3. Say something to your partner or spouse at the time the problem occurs.

If you wait until “later” to talk about the problem or issue, we’re taking the emotion out of its context and meaning. It’s more difficult to talk about things later, especially for the person on the defensive because they may not even remember the situation or what was running through their minds when it occurred. And while this is not always possible, it should be the goal of both parties in the relationship. Always.

If you don’t talk about your feelings and thoughts, neither of you have a chance to correct the trouble-causing misunderstandings of the other. This self-protective approach (avoiding or stonewalling) becomes self-defeating. Men tend to avoid discussing their relationships. You must talk openly and calmly.

4. Make the first move.

Who’s right? Who’s wrong? Would you rather be right or happy?, that is the ultimate question you must ask yourself. You need to get used to the idea that you may sometimes have to sacrifice your feelings of being “right” in order to help the relationship.

Example: a couple goes to bed after an argument and both want to make up but he thinks, “She’s still mad; I’ll wait until she signals things are okay” and she thinks, “I’m not mad; I wish he’d reach out; he’s so stubborn and he’s not very affectionate; that makes me mad again.” You can make the first move!

Nobody wants to make the first move, and that’s why it’s important that you do so. It shows your desire to make-up and move on. (And you’ll be the bigger person for doing so!)

5. Healthy relationships require compromise on a regular basis. Ultimatums lead to divorce or break-up.

One of the biggest misunderstandings of naive relationships is that one doesn’t have to change in order to make the relationship work. Compromise is as important an ingredient to a successful relationship as love or sexual attraction is. All too often it’s not only overlooked, it’s dismissed as a weakness — “If I compromise, he’s asking me to be someone I’m not.” Nothing could be further from the truth.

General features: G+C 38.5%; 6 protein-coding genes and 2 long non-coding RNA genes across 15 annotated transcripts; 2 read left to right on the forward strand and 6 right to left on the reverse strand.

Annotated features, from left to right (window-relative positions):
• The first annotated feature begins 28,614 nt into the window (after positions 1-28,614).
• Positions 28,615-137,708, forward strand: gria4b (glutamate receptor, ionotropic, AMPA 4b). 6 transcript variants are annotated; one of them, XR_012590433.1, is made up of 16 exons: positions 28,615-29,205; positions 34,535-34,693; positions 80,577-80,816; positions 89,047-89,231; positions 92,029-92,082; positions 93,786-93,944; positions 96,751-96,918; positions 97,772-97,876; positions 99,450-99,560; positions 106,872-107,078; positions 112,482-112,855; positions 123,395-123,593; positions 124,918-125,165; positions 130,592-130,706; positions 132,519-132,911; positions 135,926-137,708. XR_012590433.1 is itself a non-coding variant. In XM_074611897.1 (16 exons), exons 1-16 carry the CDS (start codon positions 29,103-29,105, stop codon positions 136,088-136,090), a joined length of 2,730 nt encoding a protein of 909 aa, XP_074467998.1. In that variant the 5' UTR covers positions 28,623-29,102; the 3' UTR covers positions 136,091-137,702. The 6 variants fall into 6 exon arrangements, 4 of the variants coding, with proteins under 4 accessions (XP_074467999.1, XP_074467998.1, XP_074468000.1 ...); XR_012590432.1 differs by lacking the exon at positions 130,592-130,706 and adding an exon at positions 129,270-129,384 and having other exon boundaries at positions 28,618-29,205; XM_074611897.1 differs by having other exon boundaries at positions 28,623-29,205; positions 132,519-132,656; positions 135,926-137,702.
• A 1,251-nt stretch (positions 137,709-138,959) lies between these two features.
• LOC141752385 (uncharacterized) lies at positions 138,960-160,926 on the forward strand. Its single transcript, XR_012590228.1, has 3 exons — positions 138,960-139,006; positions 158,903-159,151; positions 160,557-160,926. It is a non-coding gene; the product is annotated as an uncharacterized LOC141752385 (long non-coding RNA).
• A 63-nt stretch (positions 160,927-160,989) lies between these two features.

Compromise shows wisdom and experience — that expecting only the other person to make all the changes in the relationship is unrealistic and simplistic.

Finally, the worst way to try to change a partner is to say, “You have to change….or else!” The change demanded (“stop spending all your time with those people”) may not be the change wanted (“show you love me “). Besides, ultimatums are resisted. Understanding the reasons, the meaning behind the demand for change, will facilitate change.

Example: nagging your spouse to clean out the sink and put the cap back on the toothpaste tube isn’t likely to work, but he/she may change if you honestly explain that the messy toothpaste tube by the dirty sink reminds you of your drunken, abusive, sloppy father who made you clean the bathroom after he vomited. People who understand each other accommodate each other better. Changes are needed in both spouses, not just one.

If you’re interested in reading more on this topic, I highly recommend Psychological Self-Help’s Chapter 10: Dating, Love, Marriage and Sex.


Christensen, A. & Jacobson, N. S. (2000). Reconcilable differences. New York: Guilford Press.

Tucker-Ladd, C. (1997). Psychological Self-Help. Online: